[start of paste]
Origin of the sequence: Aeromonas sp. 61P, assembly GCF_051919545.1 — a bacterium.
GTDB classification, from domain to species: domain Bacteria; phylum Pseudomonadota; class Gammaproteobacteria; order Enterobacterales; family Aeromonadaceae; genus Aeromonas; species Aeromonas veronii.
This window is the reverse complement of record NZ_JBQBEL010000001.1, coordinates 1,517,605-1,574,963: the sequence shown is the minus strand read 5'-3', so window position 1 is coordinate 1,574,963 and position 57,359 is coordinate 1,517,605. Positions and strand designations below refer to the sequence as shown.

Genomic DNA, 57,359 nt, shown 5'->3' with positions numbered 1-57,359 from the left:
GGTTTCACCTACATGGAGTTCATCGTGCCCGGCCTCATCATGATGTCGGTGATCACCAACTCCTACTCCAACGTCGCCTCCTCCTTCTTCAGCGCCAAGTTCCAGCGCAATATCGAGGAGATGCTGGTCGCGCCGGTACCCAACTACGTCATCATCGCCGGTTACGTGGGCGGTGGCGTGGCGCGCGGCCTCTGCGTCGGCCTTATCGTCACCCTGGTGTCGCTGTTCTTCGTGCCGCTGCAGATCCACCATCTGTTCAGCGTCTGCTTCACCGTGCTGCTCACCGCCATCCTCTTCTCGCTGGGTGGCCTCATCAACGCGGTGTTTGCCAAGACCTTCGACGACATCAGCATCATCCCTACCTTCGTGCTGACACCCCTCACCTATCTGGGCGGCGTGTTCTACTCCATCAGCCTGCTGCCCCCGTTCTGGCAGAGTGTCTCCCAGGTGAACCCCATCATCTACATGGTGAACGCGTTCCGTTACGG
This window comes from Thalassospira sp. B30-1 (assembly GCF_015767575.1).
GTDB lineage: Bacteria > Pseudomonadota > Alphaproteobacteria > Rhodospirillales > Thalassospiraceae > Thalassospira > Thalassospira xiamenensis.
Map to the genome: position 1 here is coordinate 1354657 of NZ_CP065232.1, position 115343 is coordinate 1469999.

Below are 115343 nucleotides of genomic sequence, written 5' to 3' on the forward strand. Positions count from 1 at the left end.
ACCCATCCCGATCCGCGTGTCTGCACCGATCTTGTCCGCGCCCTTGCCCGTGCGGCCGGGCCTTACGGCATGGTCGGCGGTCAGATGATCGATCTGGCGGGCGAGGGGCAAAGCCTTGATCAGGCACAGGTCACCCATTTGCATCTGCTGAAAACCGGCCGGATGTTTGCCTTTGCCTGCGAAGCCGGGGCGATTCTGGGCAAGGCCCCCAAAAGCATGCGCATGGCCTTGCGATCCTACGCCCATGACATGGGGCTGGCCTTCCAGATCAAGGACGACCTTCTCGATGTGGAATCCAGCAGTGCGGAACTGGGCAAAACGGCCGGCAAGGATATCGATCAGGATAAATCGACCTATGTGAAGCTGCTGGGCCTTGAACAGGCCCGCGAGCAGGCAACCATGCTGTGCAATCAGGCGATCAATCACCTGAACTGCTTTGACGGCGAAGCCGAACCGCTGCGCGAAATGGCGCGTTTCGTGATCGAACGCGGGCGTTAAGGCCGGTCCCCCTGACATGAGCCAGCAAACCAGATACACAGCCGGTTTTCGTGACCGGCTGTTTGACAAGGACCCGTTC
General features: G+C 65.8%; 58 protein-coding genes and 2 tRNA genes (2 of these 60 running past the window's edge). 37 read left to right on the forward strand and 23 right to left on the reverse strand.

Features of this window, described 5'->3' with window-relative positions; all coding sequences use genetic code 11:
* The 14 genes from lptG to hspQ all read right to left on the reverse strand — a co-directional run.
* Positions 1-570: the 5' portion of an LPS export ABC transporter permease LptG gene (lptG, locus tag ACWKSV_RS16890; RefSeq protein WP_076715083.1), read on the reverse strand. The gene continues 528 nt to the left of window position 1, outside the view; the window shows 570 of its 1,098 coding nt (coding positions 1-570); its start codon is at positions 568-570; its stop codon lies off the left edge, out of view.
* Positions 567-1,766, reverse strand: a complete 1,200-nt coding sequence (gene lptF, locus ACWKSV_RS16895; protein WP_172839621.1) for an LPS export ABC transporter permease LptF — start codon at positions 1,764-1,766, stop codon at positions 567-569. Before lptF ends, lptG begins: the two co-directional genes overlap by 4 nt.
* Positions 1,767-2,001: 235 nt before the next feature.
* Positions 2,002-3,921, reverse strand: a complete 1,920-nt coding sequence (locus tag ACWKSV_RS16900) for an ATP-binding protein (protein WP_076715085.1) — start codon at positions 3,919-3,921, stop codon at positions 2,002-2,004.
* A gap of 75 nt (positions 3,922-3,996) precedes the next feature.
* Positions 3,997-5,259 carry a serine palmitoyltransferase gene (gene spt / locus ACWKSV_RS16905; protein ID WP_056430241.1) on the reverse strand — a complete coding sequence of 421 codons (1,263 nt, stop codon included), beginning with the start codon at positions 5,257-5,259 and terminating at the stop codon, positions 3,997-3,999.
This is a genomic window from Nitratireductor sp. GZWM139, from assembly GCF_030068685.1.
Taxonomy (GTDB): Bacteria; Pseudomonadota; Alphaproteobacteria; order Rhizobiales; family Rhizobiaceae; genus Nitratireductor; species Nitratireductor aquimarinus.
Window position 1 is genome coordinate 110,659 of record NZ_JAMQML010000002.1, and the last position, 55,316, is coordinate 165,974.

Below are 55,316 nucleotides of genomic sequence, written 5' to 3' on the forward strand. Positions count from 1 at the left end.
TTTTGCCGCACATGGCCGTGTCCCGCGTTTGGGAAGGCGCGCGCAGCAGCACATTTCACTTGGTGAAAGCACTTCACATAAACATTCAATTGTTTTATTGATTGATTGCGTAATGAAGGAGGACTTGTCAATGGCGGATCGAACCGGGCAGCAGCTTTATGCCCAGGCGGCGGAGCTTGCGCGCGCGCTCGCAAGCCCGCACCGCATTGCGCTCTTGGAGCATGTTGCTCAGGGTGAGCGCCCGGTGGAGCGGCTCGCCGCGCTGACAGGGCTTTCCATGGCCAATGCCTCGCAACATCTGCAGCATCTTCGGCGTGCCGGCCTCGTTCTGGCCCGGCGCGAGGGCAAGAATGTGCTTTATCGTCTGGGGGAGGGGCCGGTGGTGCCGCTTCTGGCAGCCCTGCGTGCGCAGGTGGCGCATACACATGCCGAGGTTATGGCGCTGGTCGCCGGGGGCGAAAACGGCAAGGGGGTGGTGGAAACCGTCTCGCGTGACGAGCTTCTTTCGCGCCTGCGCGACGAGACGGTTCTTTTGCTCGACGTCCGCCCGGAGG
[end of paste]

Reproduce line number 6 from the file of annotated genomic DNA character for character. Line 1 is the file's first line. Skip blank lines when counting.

This window comes from Thalassospira sp. B30-1 (assembly GCF_015767575.1).